MY CANCER STORY
In late 2014, I was diagnosed with osteosarcoma (a type of bone cancer that forms within the bones) in my left leg. I was only 20 years old at the time; what others would declare being in “the prime of my life.” But, then it hit me one day in late October when I sat in a hospital room with four white walls staring at me, myself looking into the eyes of a physician I just met; attempting, yet failing to grasp onto those three excruciating words you never hope to hear: “You have cancer.”
I was in the peak of my physical state, working out almost six days a week, going to college and working part-time. Life was decent. Life was good. One early morning before school, I was doing a pre-workout stretch on my left quadricep, and I suddenly felt a “tug” that left me stumbling. Wanting to push myself, I continued to workout in discomfort, and continued on my merry way. Days, and weeks passed until I noticed this “pulled quad,” as I assumed, wasn’t healing entirely. A few months had passed until I wasn’t able to stand very long at work and had to take frequent breaks in the supply room on a cardboard box. I went to visit a physician to evaluate my “torn quad” and she totally bought it. No X-Ray, no further evaluation - nothing - and immediately started me on physical therapy. My physical therapist at the time gave me a list of at-home exercises to do, and believe me, they helped. Temporarily.
Time had passed in my continuous discomfort, and the pain went from mild to extreme in an instant. You may wonder why I didn’t pursue to have an X-Ray done, but I sounded pretty convincing to myself, the physician thought so, and also the physical therapist. You see, the physical therapy did work. The heat application did work, along with the exercises. After later consulting with my primary doctor, he immediately had an X-Ray ordered STAT. But, I would’ve never thought it would be the “C-word.”
After having both a needle and open biopsy, I began chemotherapy quite suddenly after being diagnosed. I received five different chemotherapy drugs (I still remember their names till this day), followed with countless side effects (hair/weight loss, nausea, extreme fatigue, hallucination, anemia, infection followed by another infection - you get my drift, it’s a long list). After completing a certain number of sessions of complete misery, the plan was to extract the shrunken tumor, and have a knee replacement, with a rather speedy recovery. Yet, close to the day of the surgery, the familiar pains of my tumor began creeping back. After having yet another MRI done, the next day, I received a phone call from my orthopedic surgeon.
Long story short, my tumor had grown. It responded to the chemotherapy drugs temporarily, yet it became aggressive and had spread onto my tendon. A knee replacement wouldn’t be enough to save my life, he said. I needed to have a left leg amputation above the knee. After hearing I’d have to suffer the loss of my leg, the fact that this “thing” inside me was fighting back - the world surrounding me suddenly became bleak.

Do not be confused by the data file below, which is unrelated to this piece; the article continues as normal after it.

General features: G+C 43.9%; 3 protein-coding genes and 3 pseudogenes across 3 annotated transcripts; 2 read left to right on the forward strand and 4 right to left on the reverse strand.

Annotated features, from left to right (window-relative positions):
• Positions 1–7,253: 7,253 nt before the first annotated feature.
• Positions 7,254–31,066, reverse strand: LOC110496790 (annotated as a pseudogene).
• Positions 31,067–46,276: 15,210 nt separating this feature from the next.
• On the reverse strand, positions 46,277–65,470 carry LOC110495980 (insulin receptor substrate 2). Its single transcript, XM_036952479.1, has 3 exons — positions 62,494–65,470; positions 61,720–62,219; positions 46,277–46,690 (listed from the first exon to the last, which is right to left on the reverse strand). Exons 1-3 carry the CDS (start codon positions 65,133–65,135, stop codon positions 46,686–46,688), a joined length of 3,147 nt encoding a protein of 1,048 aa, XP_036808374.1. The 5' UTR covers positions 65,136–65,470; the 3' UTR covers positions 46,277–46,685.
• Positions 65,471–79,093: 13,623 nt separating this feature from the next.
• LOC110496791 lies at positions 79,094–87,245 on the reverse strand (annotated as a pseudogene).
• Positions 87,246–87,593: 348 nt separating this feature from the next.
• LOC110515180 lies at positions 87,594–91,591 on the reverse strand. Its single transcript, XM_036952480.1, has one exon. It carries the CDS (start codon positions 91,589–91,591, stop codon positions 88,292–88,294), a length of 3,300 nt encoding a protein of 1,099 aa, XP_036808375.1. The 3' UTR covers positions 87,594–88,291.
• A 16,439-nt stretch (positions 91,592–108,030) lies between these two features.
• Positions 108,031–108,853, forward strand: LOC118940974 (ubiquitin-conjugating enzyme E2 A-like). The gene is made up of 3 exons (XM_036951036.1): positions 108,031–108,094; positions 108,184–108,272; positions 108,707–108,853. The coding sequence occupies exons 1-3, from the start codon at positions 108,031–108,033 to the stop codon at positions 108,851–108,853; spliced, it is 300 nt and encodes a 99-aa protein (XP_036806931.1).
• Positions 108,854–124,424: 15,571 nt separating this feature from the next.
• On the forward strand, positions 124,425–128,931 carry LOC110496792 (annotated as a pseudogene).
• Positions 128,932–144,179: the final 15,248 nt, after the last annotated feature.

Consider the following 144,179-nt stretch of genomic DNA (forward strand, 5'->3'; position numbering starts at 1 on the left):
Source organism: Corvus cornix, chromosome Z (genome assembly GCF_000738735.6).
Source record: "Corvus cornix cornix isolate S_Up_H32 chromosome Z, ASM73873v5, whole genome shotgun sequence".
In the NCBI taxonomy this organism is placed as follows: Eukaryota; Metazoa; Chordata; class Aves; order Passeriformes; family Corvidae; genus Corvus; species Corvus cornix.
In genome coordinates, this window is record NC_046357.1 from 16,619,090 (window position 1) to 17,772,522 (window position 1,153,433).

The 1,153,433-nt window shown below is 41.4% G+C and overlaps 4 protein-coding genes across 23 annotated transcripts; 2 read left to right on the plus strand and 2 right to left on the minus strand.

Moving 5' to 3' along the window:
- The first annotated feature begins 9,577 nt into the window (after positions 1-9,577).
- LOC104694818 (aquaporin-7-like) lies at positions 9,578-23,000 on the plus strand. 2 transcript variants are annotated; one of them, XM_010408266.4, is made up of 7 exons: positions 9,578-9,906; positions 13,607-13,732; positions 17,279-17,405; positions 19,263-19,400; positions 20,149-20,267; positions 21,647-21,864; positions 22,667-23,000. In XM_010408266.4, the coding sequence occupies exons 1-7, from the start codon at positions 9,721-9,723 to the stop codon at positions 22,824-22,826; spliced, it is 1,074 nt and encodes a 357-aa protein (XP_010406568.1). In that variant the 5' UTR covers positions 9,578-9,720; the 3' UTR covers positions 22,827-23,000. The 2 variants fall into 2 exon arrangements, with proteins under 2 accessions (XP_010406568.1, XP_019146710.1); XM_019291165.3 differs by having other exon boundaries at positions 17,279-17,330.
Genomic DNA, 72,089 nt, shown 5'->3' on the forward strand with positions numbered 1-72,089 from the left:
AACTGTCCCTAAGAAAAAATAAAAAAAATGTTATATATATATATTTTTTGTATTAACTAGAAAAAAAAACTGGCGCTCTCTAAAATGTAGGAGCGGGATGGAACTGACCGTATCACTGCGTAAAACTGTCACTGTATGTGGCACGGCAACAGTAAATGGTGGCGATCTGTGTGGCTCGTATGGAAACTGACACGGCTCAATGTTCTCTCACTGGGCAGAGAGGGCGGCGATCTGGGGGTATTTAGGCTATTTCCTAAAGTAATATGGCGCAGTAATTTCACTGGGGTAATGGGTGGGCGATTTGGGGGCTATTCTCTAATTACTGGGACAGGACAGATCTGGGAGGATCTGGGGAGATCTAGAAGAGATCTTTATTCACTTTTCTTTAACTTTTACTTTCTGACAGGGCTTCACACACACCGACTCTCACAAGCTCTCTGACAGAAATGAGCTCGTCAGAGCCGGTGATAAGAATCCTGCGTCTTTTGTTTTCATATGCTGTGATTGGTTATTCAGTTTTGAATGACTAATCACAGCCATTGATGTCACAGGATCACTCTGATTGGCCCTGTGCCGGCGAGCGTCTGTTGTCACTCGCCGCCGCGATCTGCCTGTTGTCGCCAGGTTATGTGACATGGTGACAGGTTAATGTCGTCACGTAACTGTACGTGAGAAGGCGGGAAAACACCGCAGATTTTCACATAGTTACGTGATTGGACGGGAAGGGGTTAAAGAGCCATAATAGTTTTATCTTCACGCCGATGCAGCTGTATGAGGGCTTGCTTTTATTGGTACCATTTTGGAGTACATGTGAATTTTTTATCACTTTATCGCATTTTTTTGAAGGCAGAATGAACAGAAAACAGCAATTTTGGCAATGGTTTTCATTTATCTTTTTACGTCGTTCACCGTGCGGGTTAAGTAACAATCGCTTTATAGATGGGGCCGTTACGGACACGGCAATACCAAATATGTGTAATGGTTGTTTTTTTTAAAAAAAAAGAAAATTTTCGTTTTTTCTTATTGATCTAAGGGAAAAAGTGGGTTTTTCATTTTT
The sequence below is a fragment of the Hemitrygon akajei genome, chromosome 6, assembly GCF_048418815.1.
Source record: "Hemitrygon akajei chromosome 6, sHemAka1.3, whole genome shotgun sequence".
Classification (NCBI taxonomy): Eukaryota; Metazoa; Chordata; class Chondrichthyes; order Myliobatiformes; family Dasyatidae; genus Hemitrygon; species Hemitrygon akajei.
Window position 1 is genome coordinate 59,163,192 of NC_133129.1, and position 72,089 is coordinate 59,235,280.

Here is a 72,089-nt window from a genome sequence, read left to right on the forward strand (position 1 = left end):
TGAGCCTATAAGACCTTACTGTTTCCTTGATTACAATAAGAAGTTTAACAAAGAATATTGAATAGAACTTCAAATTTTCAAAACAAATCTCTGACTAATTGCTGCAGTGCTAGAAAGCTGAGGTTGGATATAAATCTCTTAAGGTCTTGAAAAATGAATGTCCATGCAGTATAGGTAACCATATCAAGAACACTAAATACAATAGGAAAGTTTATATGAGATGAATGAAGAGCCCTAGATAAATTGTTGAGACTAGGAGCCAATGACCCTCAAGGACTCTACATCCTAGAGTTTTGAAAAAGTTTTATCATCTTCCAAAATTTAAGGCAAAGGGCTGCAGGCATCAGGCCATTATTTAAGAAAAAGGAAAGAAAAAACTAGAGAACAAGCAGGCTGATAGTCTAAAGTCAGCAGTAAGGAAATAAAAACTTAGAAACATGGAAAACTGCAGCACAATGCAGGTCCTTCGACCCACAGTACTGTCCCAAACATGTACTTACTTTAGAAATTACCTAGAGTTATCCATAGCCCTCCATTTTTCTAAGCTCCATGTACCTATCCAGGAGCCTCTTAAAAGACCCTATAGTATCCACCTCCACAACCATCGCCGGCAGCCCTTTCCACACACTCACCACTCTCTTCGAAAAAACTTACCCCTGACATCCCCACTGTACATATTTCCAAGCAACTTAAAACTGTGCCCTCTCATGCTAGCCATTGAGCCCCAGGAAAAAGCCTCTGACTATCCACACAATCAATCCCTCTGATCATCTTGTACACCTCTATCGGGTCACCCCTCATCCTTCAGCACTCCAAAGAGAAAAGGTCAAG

I had spoken with two other physicians who agreed that the only way I were to survive was to lose my leg. If not, I would only get to spend the last 6 months of my life here with my family and loved ones. In this moment of my despair, I had to make a final decision within myself, “Do I keep my leg, let the cancer spread and wait to die, or do I fight to survive, and sacrifice the loss of my limb?
A week later, I was prepped and transported to the OR to fight.
Hours later when I woke up in a hospital bed, I felt like I lost the will to fight. I couldn’t bear to look down and face the harsh reality that would be the rest of my life. I wanted to shout, “Why, God?! Why would you let this happen to me?” Yet, I didn’t speak those words. Waking up from that surgery was the lowest point I’ve ever reached in my life. At the age of 20 years old.
I was then introduced into a new world of physicality. I’d learn to walk again with a prosthesis that I’d eventually fit into moths later down the road. I would finish my final sessions of chemotherapy, and learn to adapt to a new way of living. It wasn’t easy, I reassure you. But, I begged God for me to walk again, which I was later able to accomplish with countless sessions with my physical therapist and plenty of practice - and of course, with many tumbles and falls.
I reassure you all, that we’re all fighters. Because of Him, I have become who I am today. Even though we may never understand why we face certain circumstances, there is always a silver lining, and as long as you keep seeking that silver lining, your light will shine and people will notice.
I reassure you that therefore, “We can do all things through Christ which gives us strength.” Philippians 4:13
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